Monday, August 1, 2011

I heard the news today - Oh Boy!

Visit for breaking news, world news, and news about the economy

"Lousy Negotiating Skills Are Not the (Main?) Problem"

Jared Bernstein, formerly VP Joe Biden's chief economic advisor and currently a Senior Fellow at the Center on Budget and Policy Priorities offers a "balanced" view of a deal that's hardly "balanced":
America wakes up this morning with the specter of a self-inflicted national default behind us, at least until 2013, according to the deal announced last night.

That is unequivocally a good thing for our economy not to mention our national sanity.  It’s a good thing in the same way that ceasing to bang yourself on the head with a hammer would be a good thing.

But really, what the h-e-double-hockey-sticks (sorry, I’ve got young kids) was that about??!!

If your conclusion is that Democrats got rolled because the President is a lousy negotiator, I disagree.

Not on his negotiating skills…as someone said in comments, I wouldn’t want him in the auto showroom with me when I’m bargaining for a better price.  I disagree that better negotiating skills would have made a big difference.  The problem goes much deeper.

The best of all possible worlds in the wake of "The Deal" ?

Jon Chait at The New Republic speculates that this debt ceiling brouhaha and the GOP's penchant for all-or-nothing "negotiating" might have a much more optimal result than anyone currently is willing to even discuss:
If Obama wins reelection, he can refuse to extend any tax cuts on income over $250,000. That will prompt Republicans to refuse to extend tax cuts on any income under $250,000 (as they signaled last December, and in keeping with their longstanding priorities, which deem the middle class tax cuts mere sweetener to get the tax cuts for the rich they really want.) Then the tax cuts expire while Obama blames Republicans for holding the (popular) universal tax cuts hostage to the (unpopular) tax cuts that only benefit the rich.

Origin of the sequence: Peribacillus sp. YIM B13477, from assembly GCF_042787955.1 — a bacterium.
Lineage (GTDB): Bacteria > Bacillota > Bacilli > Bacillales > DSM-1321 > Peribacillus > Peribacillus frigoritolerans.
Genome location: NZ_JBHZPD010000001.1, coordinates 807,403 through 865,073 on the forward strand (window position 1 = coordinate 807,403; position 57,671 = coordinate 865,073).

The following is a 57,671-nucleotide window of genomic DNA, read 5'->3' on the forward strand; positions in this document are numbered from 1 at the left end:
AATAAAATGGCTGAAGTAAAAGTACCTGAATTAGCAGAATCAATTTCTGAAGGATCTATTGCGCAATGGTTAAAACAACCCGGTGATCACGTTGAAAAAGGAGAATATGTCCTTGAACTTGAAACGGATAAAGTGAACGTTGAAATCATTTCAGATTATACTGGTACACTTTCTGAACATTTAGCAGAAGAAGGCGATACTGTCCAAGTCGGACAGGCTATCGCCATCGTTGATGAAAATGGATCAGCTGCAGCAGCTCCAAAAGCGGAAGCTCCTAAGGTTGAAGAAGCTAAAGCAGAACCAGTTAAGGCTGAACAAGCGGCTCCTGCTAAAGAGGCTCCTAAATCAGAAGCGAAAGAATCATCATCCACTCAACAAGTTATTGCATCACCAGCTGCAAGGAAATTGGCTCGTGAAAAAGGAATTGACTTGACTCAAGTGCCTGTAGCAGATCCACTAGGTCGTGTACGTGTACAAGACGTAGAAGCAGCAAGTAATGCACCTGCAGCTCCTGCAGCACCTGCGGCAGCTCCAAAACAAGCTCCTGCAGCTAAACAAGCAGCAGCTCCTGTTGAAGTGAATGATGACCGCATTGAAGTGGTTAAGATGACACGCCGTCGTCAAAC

Assuming the economy has limped into some sort of recovery track by 2013, allowing an automatic default to Clinton-era tax rates would be the simplest path in returning to sane fiscal policy. 

The Deal - Two views

A Wall Street heavy reacts, via The New York Times:
Last week brought the disconcerting news that the economy grew no faster than the population during the first six months of the year, in part because of spending cuts by state and local governments. Now the federal government is cutting, too.

“Unemployment will be higher than it would have been otherwise,” Mohamed El-Erian, chief executive of the bond investment firm Pimco, said Sunday on ABC. “Growth will be lower than it would be otherwise. And inequality will be worse than it would be otherwise.”

He added, “We have a very weak economy, so withdrawing more spending at this stage will make it even weaker.” 

Paul Krugman, one of the President's severest critics in the debt-ceiling negotiations from the liberal end of the spectrum :
What Republicans have just gotten away with calls our whole system of government into question. After all, how can American democracy work if whichever party is most prepared to be ruthless, to threaten the nation’s economic security, gets to dictate policy? And the answer is, maybe it can’t.